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Bailey Sadler Class

SUNDAY SCHOOL LESSON STUDY GUIDE – Winter 2015/2016

 

Study Theme:  Distinct: Living Above The Norm

What This Lesson Is About:

Week of:

Lesson Title:

This lesson focuses on how believers can reflect that “greater righteousness” in their relationships with others.

 

Jan. 24

Distinct in My Character

 

Jan.  31

Distinct in My Influence

 

Feb. 7

Distinct in My Approach To Conflict

X

Feb. 14

Distinct in My Relationships

 

Feb. 21

Distinct in My Reactions

 

Feb. 28

Distinct in My Love

 

LIFE IMPACT:

Hold onto purity at all costs.

FOCAL PASSAGE:

Matthew 5:27-32

LESSON OUTLINE:

I.    

II. 

Practice Purity In Your Conduct (Matthew 5:27-30)

Remain Faithfulness In Your Relationships (Matthew 5:31-32)

THE SETTING:  

Jesus’ longest recorded sermon, the Sermon on the Mount (Matt. 5—7), details now kingdom citizens, Christians, should live—we should be distinct, living above the norms of the world.  Jesus began this Sermon by listing actions and attitudes that are blessed by God and that cause us to be distinctive in our character (the Beatitudes, 5:3-12).  He continued by commanding His followers to make their influence count for what matters, making them distinct in their influence (vv. 13-20).  Jesus concluded this section by stressing that the “greater righteousness” of those who follow Him should surpass that of the scribes and Pharisees (v. 20).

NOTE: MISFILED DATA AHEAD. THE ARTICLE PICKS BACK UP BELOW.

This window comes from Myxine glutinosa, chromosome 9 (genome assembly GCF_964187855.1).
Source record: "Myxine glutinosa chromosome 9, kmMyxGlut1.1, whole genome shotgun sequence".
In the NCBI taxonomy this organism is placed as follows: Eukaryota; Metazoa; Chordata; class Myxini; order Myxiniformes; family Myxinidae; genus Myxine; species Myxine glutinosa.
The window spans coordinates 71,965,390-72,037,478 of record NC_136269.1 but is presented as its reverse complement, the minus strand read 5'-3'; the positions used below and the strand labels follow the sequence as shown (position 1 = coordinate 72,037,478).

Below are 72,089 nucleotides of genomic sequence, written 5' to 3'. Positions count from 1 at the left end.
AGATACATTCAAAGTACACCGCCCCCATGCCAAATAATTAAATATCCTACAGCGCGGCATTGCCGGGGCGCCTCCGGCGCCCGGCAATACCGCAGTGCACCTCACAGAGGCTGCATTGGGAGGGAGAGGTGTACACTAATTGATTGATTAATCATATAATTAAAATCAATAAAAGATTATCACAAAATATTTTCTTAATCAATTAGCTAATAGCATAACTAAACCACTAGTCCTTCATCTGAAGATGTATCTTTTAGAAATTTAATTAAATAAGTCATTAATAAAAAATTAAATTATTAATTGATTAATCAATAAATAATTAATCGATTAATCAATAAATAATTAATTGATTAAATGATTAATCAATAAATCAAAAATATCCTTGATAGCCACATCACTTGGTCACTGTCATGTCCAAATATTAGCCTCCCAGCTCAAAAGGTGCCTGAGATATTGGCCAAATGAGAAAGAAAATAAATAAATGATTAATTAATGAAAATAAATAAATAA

In Matthew 5:21-48 Jesus explained that “greater righteousness” by citing six examples from the Law and showing what God intended those laws to do so that a person could “be perfect, even as your heavenly Father is perfect” (v. 48).  In the first of these examples, Jesus taught believers to take the lead in resolving conflict, making them distinct from the world by their approach to conflict (vv. 21-26).  This study deals with verse 27-32, in which Jesus commanded Christians to hold on to sexual and marriage purity at all costs so that they would be distinct in their relationships.

SOURCE: Holman Bible Handbook; General Editor David S. Dockery; Holman Bible Publishers; Nashville, Tennessee

INTRODUCTION:

We applaud the anniversaries of those who have been married for 25 years or longer. We rightly celebrate with them, but society often does with an added sense of amazement, as if it’s miraculous that two people have stayed committed to each other for so long. Faithfulness and purity have been a wonder to our culture, but it should be our norm. Jesus calls us to sexual purity, both physically and mentally.

SOURCE: The Herschel Hobbs Commentary; Family Bible Study; by Robert J. Dean; LifeWay Christian Resources of the Southern Baptist Convention; 1 LifeWay Plaza, Nashville, TN.

I.

Practice Purity In Your Conduct (Matthew 5:27-30)

27 “You have heard that it was said, Do not commit adultery. 28 But I tell you, everyone who looks at a woman to lust for her has already committed adultery with her in his heart. 29 If your right eye causes you to sin, gouge it out and throw it away. For it is better that you lose one of the parts of your body than for your whole body to be thrown into hell. 30 And if your right hand causes you to sin, cut it off and throw it away. For it is better that you lose one of the parts of your body than for your whole body to go into hell!

 

 

 

 

 

 

 

1.   To which commandment did Jesus refer in His discussion of this example of how to have a greater righteousness (v. 27)?